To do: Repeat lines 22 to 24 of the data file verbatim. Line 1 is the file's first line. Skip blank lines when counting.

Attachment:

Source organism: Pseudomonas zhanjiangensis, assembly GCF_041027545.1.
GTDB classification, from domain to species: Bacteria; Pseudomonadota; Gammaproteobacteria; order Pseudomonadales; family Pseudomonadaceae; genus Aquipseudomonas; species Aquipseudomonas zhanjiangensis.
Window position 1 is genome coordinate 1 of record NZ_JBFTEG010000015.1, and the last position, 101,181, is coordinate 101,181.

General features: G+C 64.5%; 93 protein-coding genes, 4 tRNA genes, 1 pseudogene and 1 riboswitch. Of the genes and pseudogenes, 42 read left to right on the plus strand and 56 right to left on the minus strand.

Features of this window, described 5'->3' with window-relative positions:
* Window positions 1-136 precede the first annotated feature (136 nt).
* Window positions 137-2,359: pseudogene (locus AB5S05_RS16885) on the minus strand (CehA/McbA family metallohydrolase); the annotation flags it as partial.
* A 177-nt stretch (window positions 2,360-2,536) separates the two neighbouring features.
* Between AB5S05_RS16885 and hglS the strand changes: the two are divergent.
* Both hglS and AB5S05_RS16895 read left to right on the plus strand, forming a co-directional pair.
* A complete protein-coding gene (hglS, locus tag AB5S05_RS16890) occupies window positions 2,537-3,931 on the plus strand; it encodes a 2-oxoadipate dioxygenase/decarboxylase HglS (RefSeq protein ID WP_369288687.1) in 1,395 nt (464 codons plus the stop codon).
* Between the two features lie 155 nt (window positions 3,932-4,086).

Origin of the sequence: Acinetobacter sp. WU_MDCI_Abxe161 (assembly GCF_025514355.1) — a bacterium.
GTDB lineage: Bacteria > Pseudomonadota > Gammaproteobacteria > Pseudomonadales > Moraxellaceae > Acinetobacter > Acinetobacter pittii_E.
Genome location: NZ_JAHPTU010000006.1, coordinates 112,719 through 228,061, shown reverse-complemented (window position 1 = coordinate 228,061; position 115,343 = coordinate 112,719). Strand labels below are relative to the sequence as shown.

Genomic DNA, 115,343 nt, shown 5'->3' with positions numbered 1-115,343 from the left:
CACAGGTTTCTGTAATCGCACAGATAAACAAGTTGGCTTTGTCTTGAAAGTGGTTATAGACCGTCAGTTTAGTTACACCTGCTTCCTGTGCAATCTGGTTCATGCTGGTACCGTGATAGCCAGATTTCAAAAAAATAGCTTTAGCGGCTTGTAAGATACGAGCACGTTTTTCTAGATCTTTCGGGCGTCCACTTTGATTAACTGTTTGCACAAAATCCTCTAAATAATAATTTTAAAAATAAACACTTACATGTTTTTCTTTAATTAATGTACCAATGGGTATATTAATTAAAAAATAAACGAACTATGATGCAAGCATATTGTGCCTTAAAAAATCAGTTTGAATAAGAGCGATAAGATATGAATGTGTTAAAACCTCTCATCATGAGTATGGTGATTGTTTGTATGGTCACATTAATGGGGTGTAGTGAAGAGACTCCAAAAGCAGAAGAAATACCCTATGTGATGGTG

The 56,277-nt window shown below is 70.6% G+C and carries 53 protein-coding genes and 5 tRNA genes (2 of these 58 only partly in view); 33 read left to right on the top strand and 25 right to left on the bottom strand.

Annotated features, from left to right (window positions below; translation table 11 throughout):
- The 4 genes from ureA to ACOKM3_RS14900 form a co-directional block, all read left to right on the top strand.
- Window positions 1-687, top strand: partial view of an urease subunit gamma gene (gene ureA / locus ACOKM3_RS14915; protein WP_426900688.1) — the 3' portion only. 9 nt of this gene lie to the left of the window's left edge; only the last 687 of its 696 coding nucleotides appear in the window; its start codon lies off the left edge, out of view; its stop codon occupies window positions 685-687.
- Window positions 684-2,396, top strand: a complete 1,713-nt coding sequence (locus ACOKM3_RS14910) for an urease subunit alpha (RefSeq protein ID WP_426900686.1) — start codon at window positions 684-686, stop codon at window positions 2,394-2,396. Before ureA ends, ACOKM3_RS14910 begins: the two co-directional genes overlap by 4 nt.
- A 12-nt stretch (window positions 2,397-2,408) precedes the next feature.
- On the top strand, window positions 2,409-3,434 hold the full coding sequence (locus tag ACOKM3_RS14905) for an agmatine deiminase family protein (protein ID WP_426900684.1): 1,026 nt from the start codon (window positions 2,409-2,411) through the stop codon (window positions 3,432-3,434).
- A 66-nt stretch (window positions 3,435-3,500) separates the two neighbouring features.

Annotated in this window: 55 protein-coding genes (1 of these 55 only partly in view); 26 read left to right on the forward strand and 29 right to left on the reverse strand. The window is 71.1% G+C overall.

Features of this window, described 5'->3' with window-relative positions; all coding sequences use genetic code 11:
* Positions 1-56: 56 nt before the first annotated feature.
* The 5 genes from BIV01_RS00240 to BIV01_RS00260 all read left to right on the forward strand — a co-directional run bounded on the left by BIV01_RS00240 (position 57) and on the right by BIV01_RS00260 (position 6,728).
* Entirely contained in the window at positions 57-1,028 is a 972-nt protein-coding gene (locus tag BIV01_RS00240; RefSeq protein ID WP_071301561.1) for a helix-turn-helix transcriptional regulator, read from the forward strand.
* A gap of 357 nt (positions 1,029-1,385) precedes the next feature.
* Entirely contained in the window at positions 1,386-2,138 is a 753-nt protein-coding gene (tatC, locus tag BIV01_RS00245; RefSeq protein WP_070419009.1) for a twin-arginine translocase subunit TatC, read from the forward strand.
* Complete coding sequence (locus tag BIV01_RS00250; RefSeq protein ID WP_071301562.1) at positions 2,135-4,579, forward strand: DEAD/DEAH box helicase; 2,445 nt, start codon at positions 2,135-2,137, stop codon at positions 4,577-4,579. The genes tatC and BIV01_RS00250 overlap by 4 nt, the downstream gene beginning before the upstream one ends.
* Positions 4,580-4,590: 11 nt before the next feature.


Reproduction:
- Window positions 684-2,396, top strand: a complete 1,713-nt coding sequence (locus ACOKM3_RS14910) for an urease subunit alpha (RefSeq protein ID WP_426900686.1) — start codon at window positions 684-686, stop codon at window positions 2,394-2,396. Before ureA ends, ACOKM3_RS14910 begins: the two co-directional genes overlap by 4 nt.
- A 12-nt stretch (window positions 2,397-2,408) precedes the next feature.
- On the top strand, window positions 2,409-3,434 hold the full coding sequence (locus tag ACOKM3_RS14905) for an agmatine deiminase family protein (protein ID WP_426900684.1): 1,026 nt from the start codon (window positions 2,409-2,411) through the stop codon (window positions 3,432-3,434).